When water gets deep and fish get obese, big, heavy flies are in order, flies that even when strapped to a 14wt make it look like you're dodging a folly of arrows. Have you ever been hit in the back of the head with a 7/16th ounce chunk of lead moving at 90mph? Have you kept fishing after you realized your head was bleeding after being hit by said lump of lead? Probably not if you're a self respecting fly fisherman or woman with and ounce of sanity or minor grasp of the laws of physics...

Ok, so I do actually know how physics work rather well, but that doesn't stop me from chucking huge flies at large fish. The word casting doesn't or shouldn't actually apply, none of this beautiful back and forth, tight loops, or perfect presentations or any general scene from A River Runs Through It. Instead, just heave, duck, and KER-PLOP. 

Once in the water however, these flies work real wonders, getting to fish deep quickly, jigging like a helpless (slightly deranged) baitfish, and having huge profiles to help even half blind fish in chocolate water find with ease. Muskies, pike, catfish, tigerfish, tarpon even, find these flies a steak compared to a sunflower seed. Real food. 

Some may call blasphemy but i disagree. Is the manner in which you cast the way that determines what method you can call it? Does the lure you use depict what style it is? Well... Yeah... BUT THAT'S NOT THE POINT. The point is there's a grey area, and just because i struggle to cast 50 feet with such a heavy fly doesn't mean your 80 foot cast with a size 16 Adams makes you a better fly fisherman, in fact, i'm pretty sure muskies don't sip midges or mayflies off the surface, so there.

So go and look for something toothy, like "you should really go see the dentist bob..." toothy, give one of my big sculpins a try, the instructions are below and the pictures are beneath that, or make your own, that's always more fun anyway.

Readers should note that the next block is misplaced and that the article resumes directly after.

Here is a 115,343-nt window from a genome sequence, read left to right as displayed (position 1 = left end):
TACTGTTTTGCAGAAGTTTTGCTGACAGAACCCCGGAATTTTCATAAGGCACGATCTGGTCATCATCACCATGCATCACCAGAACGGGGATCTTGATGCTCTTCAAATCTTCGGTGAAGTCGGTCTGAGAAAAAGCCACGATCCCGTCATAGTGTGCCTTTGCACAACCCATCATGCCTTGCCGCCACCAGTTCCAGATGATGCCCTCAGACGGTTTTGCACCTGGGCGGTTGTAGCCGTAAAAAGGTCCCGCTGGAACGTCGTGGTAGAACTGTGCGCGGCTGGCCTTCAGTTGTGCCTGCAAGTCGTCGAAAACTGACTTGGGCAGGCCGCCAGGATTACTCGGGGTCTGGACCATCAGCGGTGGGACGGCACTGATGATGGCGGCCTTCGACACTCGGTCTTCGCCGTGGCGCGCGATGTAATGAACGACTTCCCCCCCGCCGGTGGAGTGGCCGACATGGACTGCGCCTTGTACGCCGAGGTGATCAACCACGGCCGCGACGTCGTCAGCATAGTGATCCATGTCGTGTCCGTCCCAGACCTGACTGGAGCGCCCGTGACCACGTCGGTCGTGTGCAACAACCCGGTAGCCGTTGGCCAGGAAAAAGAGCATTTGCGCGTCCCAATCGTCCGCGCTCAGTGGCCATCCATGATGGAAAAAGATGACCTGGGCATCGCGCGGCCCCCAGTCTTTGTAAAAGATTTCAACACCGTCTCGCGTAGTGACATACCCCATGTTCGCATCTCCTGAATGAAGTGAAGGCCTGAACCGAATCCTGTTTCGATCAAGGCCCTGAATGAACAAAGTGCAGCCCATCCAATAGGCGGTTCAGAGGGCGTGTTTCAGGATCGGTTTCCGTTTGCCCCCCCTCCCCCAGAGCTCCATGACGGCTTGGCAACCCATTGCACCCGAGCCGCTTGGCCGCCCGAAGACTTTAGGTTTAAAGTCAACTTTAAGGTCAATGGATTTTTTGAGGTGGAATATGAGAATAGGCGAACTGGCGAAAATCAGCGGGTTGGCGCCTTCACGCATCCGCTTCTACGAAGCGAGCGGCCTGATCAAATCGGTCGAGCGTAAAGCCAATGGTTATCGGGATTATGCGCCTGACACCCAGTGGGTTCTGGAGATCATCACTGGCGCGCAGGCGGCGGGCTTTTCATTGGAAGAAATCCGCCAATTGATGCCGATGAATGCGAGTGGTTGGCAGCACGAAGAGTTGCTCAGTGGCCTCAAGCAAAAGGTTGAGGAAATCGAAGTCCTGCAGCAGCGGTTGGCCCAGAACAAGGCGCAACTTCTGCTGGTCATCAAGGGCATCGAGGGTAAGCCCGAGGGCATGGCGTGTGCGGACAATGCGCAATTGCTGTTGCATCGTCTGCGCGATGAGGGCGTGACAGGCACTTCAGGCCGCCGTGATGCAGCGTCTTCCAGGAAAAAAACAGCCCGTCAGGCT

Step 1.

Attach a big meaty hook to a big meaty shank. (Owner 3/0,
Fish Skull 55mm shank)

Step 2.

Attach orange silli legs, then 4 hackles, two cream under
two orange, having one of each color on each side. Attach a length of copper

Step 3.

Attach two more olive hackles, one on each side of the
orange hackles, then attach one orange and one olive hackle by the tips at the
base of the hackles. Move forward on the shank and tie in two angled pieces of
plastic tube, each on either side of the shank.

Step 4.

Go back to the rear of the shank and attach olive chenille,
wrap it forward to 1/5 inch behind the eye, wrap the two hackles forward and
tie off. *NOTE: I forgot to add a clump of olive deer hair at the hackles
before wrapping the hackles and chenille, but it doesn't matter that much I

Step 5.

Tie in 6 hackles by the stem (two cream, two orange, two
olive) pull them and attach matuka style using the copper wire. Yea, it's a lot
of hackle work. Would you rather be doing this with an entire tail worth of
buck tail? Didn't think so.

Step 6.

More hackles! Ahahaha, so many hackles it'll drive you mad.
Attach two grizzly hackles on each side of the matuka.

Step 7.

Not hackles for once. Tie in a clump of olive deer hair on
top and cream deer hair on the bottom, i don't stack the hair because i prefer
the ragged look for this fly. Then attach two ring neck pheasant body feathers
on either side of the shank, facing outward.

Step 8.

Cram on a 7/16th ounce sculpin head and trim the deer hair.
Then stuff two more pairs of pheasant body feathers into the head in what would
be the pectoral region on top of the other feathers. MORE PECTORAL FINS THAN